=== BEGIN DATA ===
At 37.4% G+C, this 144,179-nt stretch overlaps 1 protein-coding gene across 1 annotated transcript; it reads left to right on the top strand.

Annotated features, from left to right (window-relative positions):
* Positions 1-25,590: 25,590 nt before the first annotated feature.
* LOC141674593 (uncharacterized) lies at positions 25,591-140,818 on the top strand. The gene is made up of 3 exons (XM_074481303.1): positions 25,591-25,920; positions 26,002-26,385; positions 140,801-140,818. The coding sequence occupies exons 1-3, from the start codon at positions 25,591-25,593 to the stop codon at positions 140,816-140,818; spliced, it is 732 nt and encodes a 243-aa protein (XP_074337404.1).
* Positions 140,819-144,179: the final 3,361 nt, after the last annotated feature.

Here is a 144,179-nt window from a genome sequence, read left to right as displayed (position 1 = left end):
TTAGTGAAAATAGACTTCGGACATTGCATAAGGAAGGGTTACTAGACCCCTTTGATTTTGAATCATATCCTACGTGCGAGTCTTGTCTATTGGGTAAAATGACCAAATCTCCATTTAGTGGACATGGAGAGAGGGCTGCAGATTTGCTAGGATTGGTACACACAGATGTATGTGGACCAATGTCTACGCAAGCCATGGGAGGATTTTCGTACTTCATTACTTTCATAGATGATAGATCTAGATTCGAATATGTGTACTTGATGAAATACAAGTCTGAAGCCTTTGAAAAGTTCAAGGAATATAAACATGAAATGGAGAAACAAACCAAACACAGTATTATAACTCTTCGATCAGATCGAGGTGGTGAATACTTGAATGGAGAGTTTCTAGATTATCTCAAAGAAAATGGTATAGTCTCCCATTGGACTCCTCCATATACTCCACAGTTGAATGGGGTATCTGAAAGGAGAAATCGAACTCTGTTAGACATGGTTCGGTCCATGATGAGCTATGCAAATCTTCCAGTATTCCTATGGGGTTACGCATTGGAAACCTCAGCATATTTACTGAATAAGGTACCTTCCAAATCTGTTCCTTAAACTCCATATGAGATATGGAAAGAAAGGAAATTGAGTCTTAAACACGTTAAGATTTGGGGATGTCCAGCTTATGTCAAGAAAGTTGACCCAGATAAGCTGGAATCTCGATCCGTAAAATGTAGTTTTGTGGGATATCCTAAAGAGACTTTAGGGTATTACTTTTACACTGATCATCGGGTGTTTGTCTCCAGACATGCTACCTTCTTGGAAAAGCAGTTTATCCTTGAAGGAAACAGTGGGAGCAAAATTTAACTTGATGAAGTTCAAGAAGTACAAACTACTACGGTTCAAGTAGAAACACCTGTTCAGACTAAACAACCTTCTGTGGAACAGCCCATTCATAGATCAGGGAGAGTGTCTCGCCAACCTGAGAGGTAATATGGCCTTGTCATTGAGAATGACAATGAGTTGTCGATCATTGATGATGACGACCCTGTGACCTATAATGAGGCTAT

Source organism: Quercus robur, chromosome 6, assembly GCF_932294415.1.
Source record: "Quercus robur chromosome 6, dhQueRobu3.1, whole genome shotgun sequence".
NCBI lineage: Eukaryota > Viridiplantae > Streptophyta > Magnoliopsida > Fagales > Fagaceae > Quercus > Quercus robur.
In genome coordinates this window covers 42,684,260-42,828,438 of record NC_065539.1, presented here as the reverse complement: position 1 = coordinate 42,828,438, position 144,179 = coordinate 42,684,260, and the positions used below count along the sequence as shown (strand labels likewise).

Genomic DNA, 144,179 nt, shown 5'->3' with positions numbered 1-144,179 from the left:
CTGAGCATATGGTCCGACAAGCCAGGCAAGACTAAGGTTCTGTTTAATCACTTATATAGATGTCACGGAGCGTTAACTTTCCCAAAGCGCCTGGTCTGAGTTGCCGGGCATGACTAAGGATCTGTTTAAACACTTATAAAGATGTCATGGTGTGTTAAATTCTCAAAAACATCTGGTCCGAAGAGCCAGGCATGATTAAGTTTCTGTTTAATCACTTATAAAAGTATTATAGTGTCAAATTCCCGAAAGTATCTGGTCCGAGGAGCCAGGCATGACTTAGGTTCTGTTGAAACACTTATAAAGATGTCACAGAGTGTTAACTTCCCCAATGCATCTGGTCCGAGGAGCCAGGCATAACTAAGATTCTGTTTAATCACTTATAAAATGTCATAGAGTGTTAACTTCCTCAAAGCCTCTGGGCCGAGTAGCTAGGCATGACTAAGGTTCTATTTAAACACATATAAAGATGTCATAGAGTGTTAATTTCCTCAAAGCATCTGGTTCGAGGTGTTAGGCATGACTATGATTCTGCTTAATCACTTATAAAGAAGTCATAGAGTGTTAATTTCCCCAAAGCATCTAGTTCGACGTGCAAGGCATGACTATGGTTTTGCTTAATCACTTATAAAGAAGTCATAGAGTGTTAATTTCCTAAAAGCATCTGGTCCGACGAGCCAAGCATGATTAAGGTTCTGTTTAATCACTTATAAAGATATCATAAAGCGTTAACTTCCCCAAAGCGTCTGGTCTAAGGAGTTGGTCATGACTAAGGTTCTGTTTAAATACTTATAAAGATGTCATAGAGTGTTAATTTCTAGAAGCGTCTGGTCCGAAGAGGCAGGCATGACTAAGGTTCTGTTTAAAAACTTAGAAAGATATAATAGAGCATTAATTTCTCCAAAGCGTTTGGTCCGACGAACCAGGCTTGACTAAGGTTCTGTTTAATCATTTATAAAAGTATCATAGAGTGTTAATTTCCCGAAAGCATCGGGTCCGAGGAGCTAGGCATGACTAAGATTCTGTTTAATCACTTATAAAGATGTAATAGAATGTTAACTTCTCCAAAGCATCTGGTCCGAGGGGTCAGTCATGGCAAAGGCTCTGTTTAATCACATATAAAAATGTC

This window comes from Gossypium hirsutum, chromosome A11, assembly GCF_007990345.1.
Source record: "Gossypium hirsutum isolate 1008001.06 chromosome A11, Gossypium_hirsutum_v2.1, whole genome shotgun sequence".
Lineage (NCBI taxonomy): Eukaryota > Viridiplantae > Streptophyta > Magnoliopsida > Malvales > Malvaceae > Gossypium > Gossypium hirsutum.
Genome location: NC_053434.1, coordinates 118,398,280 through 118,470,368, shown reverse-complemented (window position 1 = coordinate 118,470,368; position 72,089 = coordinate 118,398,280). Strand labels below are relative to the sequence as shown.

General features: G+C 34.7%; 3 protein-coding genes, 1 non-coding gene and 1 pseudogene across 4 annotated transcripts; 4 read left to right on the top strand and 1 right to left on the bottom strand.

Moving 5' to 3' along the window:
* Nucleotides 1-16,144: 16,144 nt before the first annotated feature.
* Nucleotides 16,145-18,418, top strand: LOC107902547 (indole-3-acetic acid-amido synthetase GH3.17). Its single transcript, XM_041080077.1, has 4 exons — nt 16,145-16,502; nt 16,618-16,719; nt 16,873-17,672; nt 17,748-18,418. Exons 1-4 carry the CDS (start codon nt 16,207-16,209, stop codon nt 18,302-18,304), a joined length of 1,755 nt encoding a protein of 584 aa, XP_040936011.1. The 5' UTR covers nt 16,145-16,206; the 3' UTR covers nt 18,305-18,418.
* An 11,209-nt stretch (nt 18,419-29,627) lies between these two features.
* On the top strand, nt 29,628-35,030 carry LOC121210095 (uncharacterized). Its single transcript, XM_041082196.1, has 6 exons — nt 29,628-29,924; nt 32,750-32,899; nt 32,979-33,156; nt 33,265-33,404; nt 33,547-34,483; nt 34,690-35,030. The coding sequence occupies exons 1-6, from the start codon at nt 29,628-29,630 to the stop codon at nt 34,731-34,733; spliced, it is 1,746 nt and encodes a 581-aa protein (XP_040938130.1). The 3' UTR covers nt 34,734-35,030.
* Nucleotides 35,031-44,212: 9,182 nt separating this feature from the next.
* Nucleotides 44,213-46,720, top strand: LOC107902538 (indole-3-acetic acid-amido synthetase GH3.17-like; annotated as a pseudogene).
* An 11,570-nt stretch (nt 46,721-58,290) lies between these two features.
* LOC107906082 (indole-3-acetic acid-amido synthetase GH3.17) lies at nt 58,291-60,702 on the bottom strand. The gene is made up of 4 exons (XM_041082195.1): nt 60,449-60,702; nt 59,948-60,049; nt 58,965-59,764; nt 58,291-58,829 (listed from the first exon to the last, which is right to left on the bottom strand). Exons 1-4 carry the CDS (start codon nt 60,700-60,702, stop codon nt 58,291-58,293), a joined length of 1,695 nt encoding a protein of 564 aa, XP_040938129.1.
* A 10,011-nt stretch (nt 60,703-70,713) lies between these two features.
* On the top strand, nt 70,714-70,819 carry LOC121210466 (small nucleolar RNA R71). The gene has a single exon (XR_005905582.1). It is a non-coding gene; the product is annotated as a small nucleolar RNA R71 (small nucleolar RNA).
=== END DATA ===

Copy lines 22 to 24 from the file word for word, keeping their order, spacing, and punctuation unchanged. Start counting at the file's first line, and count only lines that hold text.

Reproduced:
* An 11,209-nt stretch (nt 18,419-29,627) lies between these two features.
* On the top strand, nt 29,628-35,030 carry LOC121210095 (uncharacterized). Its single transcript, XM_041082196.1, has 6 exons — nt 29,628-29,924; nt 32,750-32,899; nt 32,979-33,156; nt 33,265-33,404; nt 33,547-34,483; nt 34,690-35,030. The coding sequence occupies exons 1-6, from the start codon at nt 29,628-29,630 to the stop codon at nt 34,731-34,733; spliced, it is 1,746 nt and encodes a 581-aa protein (XP_040938130.1). The 3' UTR covers nt 34,734-35,030.
* Nucleotides 35,031-44,212: 9,182 nt separating this feature from the next.